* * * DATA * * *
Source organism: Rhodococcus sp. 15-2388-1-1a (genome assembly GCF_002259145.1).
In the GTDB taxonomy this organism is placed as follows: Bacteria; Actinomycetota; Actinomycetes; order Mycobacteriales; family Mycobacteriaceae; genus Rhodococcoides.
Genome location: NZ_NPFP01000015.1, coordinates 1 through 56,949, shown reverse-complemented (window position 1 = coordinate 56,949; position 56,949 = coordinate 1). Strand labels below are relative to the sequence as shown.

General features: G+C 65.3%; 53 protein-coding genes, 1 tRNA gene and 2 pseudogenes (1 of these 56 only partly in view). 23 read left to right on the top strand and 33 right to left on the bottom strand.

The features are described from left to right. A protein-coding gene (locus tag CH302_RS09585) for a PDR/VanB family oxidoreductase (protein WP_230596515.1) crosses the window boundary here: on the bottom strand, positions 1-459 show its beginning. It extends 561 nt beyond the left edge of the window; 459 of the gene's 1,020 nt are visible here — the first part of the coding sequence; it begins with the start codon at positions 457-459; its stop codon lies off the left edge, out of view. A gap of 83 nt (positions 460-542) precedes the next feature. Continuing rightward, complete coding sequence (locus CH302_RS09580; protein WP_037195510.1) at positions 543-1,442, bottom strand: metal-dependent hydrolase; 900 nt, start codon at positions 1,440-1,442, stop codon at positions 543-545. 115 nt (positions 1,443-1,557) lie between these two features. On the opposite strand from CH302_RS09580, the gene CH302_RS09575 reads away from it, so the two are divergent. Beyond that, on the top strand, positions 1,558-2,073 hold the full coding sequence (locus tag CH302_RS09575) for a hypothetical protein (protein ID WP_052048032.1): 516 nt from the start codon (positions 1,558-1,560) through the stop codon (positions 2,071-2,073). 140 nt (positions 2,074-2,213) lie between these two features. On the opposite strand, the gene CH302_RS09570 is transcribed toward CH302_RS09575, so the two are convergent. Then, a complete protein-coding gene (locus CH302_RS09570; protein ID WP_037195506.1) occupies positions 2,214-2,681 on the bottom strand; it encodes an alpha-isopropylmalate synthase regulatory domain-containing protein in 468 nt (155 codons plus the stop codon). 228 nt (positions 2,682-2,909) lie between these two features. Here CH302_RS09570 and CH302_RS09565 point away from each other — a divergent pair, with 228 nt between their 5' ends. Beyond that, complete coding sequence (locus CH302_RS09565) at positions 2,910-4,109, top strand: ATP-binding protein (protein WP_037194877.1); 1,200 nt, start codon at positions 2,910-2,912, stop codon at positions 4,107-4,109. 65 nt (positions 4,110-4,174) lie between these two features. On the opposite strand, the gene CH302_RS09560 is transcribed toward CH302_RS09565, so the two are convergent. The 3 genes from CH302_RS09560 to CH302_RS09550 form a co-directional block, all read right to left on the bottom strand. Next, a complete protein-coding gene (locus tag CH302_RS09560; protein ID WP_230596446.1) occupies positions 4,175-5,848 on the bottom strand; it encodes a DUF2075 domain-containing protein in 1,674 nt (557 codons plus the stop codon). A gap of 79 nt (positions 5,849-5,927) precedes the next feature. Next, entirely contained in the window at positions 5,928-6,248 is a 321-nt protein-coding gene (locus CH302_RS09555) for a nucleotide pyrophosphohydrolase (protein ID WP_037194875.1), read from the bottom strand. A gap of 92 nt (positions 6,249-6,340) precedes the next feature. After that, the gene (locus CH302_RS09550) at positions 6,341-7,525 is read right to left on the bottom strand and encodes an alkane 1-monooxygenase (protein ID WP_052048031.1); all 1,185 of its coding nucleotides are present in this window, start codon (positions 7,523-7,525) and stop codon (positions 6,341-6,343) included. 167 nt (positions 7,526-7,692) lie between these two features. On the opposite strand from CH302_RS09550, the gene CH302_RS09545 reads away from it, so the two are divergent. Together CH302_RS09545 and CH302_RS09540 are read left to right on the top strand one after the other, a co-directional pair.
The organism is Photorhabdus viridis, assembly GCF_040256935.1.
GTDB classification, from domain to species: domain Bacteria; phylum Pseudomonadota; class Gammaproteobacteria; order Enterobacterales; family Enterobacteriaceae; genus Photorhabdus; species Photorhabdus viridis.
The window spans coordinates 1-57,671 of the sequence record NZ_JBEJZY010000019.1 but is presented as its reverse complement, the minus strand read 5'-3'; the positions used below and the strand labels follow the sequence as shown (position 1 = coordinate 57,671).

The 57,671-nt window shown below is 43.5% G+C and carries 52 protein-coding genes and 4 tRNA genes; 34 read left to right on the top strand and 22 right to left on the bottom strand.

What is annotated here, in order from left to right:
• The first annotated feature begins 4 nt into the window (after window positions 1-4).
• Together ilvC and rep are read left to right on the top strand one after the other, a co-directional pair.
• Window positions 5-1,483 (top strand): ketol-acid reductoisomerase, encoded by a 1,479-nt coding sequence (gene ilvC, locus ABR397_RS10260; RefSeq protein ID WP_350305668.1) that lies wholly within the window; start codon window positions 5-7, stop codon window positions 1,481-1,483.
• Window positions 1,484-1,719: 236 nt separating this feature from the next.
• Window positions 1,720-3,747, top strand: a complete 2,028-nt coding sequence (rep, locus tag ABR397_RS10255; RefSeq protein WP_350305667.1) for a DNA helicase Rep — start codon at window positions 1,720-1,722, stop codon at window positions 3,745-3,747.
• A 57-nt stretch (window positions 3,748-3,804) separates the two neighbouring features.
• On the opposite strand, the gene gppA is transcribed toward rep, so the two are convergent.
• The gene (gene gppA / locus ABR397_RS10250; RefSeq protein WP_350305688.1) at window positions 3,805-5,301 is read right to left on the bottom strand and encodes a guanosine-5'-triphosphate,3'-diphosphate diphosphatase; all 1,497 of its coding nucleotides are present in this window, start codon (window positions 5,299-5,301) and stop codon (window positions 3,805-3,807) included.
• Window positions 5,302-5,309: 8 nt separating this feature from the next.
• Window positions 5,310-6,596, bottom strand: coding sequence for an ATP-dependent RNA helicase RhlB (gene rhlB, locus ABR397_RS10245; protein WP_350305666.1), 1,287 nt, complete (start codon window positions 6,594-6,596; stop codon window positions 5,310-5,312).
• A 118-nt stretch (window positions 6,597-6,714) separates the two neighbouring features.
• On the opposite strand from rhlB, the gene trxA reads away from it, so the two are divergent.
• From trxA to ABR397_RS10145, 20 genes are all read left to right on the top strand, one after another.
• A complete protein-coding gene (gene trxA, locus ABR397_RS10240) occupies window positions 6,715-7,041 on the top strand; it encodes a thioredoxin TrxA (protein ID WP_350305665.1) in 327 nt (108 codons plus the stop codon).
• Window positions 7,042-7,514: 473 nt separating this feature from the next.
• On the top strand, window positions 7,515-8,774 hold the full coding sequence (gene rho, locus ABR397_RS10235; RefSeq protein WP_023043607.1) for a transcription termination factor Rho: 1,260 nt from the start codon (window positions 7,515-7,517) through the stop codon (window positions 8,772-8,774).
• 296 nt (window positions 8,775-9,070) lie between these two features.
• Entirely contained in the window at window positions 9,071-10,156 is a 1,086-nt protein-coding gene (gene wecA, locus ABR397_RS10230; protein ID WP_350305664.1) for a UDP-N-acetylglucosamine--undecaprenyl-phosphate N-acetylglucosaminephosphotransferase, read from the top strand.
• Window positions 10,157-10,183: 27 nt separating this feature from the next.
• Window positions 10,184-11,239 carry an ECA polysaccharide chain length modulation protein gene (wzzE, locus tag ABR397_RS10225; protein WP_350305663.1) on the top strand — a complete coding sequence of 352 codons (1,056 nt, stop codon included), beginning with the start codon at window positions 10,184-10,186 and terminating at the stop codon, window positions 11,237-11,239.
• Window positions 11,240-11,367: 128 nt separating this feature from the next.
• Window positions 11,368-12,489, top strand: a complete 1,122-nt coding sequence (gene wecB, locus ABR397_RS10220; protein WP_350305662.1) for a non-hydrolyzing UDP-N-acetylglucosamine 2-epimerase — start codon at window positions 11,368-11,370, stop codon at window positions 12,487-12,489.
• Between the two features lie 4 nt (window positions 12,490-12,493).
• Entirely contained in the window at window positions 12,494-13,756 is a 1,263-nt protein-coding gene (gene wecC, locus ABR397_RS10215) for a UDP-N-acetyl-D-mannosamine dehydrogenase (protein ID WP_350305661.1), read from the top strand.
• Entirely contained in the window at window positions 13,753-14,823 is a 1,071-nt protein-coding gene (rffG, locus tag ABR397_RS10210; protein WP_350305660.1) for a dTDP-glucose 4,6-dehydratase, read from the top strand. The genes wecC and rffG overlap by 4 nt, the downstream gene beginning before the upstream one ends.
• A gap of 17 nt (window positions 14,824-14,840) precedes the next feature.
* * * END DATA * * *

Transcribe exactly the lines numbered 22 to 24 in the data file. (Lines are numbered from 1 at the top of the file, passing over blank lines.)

• On the opposite strand from rhlB, the gene trxA reads away from it, so the two are divergent.
• From trxA to ABR397_RS10145, 20 genes are all read left to right on the top strand, one after another.
• A complete protein-coding gene (gene trxA, locus ABR397_RS10240) occupies window positions 6,715-7,041 on the top strand; it encodes a thioredoxin TrxA (protein ID WP_350305665.1) in 327 nt (108 codons plus the stop codon).